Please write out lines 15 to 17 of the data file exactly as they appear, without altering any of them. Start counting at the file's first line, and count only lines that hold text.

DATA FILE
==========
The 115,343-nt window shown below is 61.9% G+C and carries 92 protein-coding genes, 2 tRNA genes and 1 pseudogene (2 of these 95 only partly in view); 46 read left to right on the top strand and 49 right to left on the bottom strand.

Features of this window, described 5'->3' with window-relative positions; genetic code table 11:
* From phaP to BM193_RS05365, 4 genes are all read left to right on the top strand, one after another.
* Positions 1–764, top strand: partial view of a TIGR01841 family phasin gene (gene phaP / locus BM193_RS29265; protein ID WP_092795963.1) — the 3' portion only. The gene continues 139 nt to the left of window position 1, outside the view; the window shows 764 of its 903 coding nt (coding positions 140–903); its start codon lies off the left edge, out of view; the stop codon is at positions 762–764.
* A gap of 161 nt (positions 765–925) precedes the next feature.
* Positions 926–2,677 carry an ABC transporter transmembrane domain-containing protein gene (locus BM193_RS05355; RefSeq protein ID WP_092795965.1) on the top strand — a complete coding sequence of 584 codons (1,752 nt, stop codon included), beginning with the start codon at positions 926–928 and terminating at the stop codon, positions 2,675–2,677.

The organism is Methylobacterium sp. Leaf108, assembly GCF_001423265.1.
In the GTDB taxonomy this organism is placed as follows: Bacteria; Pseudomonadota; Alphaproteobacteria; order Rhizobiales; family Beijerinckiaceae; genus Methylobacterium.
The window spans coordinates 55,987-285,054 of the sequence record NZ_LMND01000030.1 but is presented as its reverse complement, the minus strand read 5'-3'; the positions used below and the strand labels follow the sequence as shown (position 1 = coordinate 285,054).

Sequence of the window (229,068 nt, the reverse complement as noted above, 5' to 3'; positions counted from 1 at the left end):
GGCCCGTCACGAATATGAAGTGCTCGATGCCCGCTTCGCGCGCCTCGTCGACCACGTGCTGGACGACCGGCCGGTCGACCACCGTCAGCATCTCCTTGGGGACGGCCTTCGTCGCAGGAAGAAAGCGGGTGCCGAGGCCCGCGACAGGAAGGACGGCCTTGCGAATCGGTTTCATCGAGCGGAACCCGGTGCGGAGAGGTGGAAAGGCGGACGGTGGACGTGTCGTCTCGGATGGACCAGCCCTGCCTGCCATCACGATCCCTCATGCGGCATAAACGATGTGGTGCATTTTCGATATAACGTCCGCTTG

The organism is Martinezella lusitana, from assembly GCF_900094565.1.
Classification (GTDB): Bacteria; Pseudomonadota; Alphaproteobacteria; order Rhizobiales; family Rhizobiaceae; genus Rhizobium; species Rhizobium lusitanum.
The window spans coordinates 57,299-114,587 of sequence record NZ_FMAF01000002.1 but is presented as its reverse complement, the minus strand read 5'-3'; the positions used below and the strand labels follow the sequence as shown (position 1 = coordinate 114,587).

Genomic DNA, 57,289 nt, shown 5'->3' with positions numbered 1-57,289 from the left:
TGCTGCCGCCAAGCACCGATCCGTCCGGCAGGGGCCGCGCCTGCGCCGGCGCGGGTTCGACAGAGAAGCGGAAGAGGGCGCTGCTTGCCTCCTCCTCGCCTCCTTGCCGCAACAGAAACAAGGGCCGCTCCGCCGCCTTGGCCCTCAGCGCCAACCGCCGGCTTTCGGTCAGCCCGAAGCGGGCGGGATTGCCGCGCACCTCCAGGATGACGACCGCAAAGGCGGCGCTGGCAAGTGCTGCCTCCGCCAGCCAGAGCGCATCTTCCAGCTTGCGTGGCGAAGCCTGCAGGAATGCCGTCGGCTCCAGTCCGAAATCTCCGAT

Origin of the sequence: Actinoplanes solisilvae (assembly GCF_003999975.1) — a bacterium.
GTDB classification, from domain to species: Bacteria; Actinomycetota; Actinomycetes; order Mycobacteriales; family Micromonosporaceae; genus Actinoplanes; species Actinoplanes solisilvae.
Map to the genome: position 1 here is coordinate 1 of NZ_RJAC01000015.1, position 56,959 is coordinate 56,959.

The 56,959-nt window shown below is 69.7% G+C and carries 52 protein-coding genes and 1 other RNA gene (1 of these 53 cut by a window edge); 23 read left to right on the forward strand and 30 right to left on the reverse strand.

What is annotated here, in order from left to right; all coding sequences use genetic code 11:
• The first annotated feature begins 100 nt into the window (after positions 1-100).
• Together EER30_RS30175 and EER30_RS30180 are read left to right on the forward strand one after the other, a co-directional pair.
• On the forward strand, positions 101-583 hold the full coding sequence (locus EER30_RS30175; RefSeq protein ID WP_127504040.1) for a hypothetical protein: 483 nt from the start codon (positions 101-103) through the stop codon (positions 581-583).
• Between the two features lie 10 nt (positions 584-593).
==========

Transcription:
Genomic DNA, 57,289 nt, shown 5'->3' with positions numbered 1-57,289 from the left:
TGCTGCCGCCAAGCACCGATCCGTCCGGCAGGGGCCGCGCCTGCGCCGGCGCGGGTTCGACAGAGAAGCGGAAGAGGGCGCTGCTTGCCTCCTCCTCGCCTCCTTGCCGCAACAGAAACAAGGGCCGCTCCGCCGCCTTGGCCCTCAGCGCCAACCGCCGGCTTTCGGTCAGCCCGAAGCGGGCGGGATTGCCGCGCACCTCCAGGATGACGACCGCAAAGGCGGCGCTGGCAAGTGCTGCCTCCGCCAGCCAGAGCGCATCTTCCAGCTTGCGTGGCGAAGCCTGCAGGAATGCCGTCGGCTCCAGTCCGAAATCTCCGAT

Origin of the sequence: Actinoplanes solisilvae (assembly GCF_003999975.1) — a bacterium.